Evaluation of a point-of-care blood analyzer and determination of reference ranges for blood parameters in rockfish

Lisa A. Harrenstien Oregon Zoo, 4001 SW Canyon Rd, Portland, OR 97221.

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Susan J. Tornquist Department of Biomedical Sciences, College of Veterinary Medicine, Oregon State University, Corvallis, OR 97331.

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Timothy J. Miller-Morgan Department of Biomedical Sciences, College of Veterinary Medicine, Oregon State University, Corvallis, OR 97331.
Oregon Coast Aquarium, 2820 SE Ferry Slip Rd, Newport, OR 97365.
Hatfield Marine Science Center, Oregon Extension Sea Grant, Oregon State University, Newport, OR 97365.

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Brian G. Fodness Oregon Coast Aquarium, 2820 SE Ferry Slip Rd, Newport, OR 97365.

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Kevin E. Clifford Oregon Coast Aquarium, 2820 SE Ferry Slip Rd, Newport, OR 97365.

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Abstract

Objective—To compare values of blood parameters in rockfish obtained by use of a point-of-care portable blood analyzer with values determined by a veterinary diagnostic laboratory, calculate reference ranges for various blood parameters in black rockfish, and compare values of blood parameters in clinically normal fish with those of fish with clinical abnormalities.

Design—Prospective study.

Animals—41 captive adult black rockfish (Sebastes melanops) and 4 captive adult blue rockfish (Sebastes mystinus).

Procedure—Rockfish were anesthetized with tricaine methanesulfonate for collection of blood samples. Heparinized blood samples were immediately analyzed with a point-of-care analyzer. Blood sodium, potassium, chloride, urea nitrogen, and glucose concentrations; Hct; pH; partial pressure of carbon dioxide; total carbon dioxide concentration; bicarbonate concentration; base excess; and hemoglobin concentration were determined. A microhematocrit technique was used to determine PCV, and a refractometer was used to estimate total plasma protein concentration. Paired heparinized blood samples were transported to a veterinary diagnostic laboratory for analyses.

Results—Data obtained with the point-of-care analyzer were reproducible; however, values for most blood parameters were significantly different from those obtained by the veterinary diagnostic laboratory. Fish with poor body condition had several blood parameter values that were lower than corresponding values in clinically normal fish.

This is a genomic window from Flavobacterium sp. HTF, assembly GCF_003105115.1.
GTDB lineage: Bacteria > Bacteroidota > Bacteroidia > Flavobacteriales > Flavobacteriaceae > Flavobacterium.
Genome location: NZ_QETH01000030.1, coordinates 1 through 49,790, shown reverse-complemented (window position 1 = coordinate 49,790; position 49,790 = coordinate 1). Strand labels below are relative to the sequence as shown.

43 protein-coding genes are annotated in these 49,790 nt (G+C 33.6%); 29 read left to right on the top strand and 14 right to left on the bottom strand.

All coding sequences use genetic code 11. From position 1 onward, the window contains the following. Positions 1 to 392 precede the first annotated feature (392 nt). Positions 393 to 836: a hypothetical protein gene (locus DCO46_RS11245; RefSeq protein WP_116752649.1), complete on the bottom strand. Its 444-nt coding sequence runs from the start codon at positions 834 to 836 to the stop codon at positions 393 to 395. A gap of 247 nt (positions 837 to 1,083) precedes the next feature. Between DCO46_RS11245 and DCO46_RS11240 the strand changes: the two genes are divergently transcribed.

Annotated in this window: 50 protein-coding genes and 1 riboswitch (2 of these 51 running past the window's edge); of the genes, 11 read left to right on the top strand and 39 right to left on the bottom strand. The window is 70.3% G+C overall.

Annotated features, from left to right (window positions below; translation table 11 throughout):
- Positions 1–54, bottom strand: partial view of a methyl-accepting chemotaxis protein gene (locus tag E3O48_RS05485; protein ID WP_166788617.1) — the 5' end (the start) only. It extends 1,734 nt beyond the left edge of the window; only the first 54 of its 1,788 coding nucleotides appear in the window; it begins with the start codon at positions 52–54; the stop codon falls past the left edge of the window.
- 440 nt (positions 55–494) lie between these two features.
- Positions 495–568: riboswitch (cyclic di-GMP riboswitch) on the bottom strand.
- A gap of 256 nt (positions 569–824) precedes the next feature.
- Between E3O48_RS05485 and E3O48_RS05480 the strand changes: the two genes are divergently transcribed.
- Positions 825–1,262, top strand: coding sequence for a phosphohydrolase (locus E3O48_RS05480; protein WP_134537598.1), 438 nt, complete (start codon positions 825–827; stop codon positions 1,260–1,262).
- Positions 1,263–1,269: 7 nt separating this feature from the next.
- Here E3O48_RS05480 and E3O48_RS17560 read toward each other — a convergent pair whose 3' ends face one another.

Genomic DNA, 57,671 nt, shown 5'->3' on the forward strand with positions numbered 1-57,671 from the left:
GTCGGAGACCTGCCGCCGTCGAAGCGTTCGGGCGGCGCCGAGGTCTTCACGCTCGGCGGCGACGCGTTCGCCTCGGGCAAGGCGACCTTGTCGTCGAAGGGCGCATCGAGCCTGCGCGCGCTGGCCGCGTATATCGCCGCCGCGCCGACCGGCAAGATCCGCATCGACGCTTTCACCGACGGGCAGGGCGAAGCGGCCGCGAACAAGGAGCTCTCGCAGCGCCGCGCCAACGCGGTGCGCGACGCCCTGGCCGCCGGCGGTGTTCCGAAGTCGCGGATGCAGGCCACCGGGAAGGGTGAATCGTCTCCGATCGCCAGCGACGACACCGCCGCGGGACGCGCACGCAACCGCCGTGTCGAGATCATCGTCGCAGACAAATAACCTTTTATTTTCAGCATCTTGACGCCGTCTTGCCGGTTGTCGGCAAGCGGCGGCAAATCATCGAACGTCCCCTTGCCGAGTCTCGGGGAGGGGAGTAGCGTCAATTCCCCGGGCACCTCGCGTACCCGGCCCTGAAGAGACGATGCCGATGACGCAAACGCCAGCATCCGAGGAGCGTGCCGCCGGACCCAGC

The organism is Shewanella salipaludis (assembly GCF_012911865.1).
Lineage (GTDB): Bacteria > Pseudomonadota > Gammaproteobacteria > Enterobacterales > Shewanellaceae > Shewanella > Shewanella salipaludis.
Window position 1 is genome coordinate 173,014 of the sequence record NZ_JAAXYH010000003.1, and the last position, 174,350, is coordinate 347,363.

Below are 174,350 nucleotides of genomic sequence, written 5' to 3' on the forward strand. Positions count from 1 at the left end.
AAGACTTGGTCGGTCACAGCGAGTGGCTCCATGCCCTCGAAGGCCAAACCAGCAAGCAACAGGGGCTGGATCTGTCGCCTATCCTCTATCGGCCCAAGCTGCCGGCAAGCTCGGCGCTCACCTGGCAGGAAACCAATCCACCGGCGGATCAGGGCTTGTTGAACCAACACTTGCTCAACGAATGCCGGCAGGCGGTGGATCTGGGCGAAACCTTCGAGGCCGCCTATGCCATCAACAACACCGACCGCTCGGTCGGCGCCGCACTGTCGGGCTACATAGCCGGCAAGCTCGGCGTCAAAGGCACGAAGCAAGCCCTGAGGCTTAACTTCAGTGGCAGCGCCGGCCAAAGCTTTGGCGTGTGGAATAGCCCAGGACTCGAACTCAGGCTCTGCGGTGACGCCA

Conclusions and Clinical Relevance—Point-of-care blood analyses may prove useful in rockfish. Point-of-care data for a large number of clinically normal fish must be obtained for reference ranges to be calculated, and further assessments of clinically abnormal fish are necessary to determine the relevance of the data. (J Am Vet Med Assoc 2005;226:255–265)

Abstract

Objective—To compare values of blood parameters in rockfish obtained by use of a point-of-care portable blood analyzer with values determined by a veterinary diagnostic laboratory, calculate reference ranges for various blood parameters in black rockfish, and compare values of blood parameters in clinically normal fish with those of fish with clinical abnormalities.

Design—Prospective study.

Animals—41 captive adult black rockfish (Sebastes melanops) and 4 captive adult blue rockfish (Sebastes mystinus).

Procedure—Rockfish were anesthetized with tricaine methanesulfonate for collection of blood samples. Heparinized blood samples were immediately analyzed with a point-of-care analyzer. Blood sodium, potassium, chloride, urea nitrogen, and glucose concentrations; Hct; pH; partial pressure of carbon dioxide; total carbon dioxide concentration; bicarbonate concentration; base excess; and hemoglobin concentration were determined. A microhematocrit technique was used to determine PCV, and a refractometer was used to estimate total plasma protein concentration. Paired heparinized blood samples were transported to a veterinary diagnostic laboratory for analyses.

Results—Data obtained with the point-of-care analyzer were reproducible; however, values for most blood parameters were significantly different from those obtained by the veterinary diagnostic laboratory. Fish with poor body condition had several blood parameter values that were lower than corresponding values in clinically normal fish.

Conclusions and Clinical Relevance—Point-of-care blood analyses may prove useful in rockfish. Point-of-care data for a large number of clinically normal fish must be obtained for reference ranges to be calculated, and further assessments of clinically abnormal fish are necessary to determine the relevance of the data. (J Am Vet Med Assoc 2005;226:255–265)

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